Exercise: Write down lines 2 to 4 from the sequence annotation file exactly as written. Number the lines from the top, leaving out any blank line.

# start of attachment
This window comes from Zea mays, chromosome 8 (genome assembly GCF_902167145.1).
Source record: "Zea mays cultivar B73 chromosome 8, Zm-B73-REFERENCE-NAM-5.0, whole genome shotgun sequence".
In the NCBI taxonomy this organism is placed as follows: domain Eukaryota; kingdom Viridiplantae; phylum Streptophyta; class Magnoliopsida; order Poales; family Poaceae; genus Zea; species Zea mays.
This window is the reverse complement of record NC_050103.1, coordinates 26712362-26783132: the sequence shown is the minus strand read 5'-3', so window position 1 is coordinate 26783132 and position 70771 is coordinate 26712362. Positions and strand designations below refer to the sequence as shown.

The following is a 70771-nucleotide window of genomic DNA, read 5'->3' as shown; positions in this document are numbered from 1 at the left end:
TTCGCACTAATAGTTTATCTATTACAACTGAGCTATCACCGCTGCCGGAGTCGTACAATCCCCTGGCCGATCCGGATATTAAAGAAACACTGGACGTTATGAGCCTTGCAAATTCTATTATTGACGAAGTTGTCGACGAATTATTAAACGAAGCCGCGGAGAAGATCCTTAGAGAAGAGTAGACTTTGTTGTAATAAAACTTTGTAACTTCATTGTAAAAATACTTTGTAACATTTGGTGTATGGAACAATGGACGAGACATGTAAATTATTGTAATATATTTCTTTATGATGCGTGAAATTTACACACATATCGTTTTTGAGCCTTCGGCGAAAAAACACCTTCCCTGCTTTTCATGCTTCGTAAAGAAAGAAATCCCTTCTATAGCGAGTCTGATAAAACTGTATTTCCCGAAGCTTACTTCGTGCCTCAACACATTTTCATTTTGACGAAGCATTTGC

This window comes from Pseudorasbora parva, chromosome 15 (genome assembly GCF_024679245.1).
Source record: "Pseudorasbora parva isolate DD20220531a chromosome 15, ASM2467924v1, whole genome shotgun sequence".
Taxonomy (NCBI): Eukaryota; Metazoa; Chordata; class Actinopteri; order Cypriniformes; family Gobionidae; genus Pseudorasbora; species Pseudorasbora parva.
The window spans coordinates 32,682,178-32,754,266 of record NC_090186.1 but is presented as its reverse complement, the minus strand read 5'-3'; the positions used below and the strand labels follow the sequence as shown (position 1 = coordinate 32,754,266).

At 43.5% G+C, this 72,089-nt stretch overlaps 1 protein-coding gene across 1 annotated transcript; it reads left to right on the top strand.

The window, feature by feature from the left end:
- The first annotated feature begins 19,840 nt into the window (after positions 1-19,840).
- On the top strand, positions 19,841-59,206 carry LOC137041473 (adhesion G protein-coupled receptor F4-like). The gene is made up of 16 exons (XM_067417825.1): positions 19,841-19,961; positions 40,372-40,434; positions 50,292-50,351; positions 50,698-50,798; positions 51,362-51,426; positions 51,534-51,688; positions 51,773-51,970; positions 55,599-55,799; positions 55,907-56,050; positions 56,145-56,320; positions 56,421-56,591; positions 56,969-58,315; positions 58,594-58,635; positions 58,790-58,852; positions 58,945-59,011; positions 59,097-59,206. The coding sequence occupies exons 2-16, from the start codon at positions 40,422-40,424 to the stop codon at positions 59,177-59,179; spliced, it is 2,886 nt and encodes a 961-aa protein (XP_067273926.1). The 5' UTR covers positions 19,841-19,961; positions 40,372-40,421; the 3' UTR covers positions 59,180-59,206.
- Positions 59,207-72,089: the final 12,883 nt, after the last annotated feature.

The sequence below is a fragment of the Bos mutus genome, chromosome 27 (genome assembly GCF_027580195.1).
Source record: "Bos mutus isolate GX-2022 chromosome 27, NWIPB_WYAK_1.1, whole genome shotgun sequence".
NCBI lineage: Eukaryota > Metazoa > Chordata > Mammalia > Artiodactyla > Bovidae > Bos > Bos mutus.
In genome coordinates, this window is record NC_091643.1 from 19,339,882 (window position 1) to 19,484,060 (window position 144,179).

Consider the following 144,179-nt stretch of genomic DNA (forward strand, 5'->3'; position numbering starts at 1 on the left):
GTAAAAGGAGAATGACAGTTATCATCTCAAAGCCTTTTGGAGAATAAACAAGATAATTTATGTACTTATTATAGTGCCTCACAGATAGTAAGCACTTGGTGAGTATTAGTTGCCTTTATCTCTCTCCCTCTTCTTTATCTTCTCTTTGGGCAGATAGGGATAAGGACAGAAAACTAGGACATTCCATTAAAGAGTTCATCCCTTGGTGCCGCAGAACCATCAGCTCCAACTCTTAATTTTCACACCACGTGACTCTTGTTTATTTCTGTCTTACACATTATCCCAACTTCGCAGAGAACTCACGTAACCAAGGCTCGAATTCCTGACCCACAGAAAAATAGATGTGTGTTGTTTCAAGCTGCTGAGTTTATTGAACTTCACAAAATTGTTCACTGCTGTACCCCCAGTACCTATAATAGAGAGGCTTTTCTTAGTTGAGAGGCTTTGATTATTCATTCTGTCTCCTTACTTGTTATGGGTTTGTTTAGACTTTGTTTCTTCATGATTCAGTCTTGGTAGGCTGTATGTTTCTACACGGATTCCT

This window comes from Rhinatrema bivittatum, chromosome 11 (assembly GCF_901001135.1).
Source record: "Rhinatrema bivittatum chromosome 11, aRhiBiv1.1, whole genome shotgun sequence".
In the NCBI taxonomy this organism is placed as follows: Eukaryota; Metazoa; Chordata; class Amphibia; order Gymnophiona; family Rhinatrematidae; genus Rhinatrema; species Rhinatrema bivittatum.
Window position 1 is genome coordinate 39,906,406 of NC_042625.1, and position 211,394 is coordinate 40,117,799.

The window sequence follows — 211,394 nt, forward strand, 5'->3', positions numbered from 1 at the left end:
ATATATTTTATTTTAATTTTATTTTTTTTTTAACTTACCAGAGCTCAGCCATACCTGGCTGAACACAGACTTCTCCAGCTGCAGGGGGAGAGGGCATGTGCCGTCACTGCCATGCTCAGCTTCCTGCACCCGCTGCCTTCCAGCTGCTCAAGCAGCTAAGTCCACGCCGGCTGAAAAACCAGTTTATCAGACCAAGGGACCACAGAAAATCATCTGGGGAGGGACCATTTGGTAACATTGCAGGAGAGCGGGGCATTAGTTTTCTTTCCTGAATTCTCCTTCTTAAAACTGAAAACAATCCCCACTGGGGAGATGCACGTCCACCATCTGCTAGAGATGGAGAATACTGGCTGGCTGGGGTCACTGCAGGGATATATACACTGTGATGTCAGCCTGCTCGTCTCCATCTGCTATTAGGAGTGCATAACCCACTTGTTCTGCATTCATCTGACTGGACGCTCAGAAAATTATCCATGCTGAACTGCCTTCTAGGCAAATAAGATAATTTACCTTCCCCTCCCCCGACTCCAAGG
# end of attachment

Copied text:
Source record: "Zea mays cultivar B73 chromosome 8, Zm-B73-REFERENCE-NAM-5.0, whole genome shotgun sequence".
In the NCBI taxonomy this organism is placed as follows: domain Eukaryota; kingdom Viridiplantae; phylum Streptophyta; class Magnoliopsida; order Poales; family Poaceae; genus Zea; species Zea mays.
This window is the reverse complement of record NC_050103.1, coordinates 26712362-26783132: the sequence shown is the minus strand read 5'-3', so window position 1 is coordinate 26783132 and position 70771 is coordinate 26712362. Positions and strand designations below refer to the sequence as shown.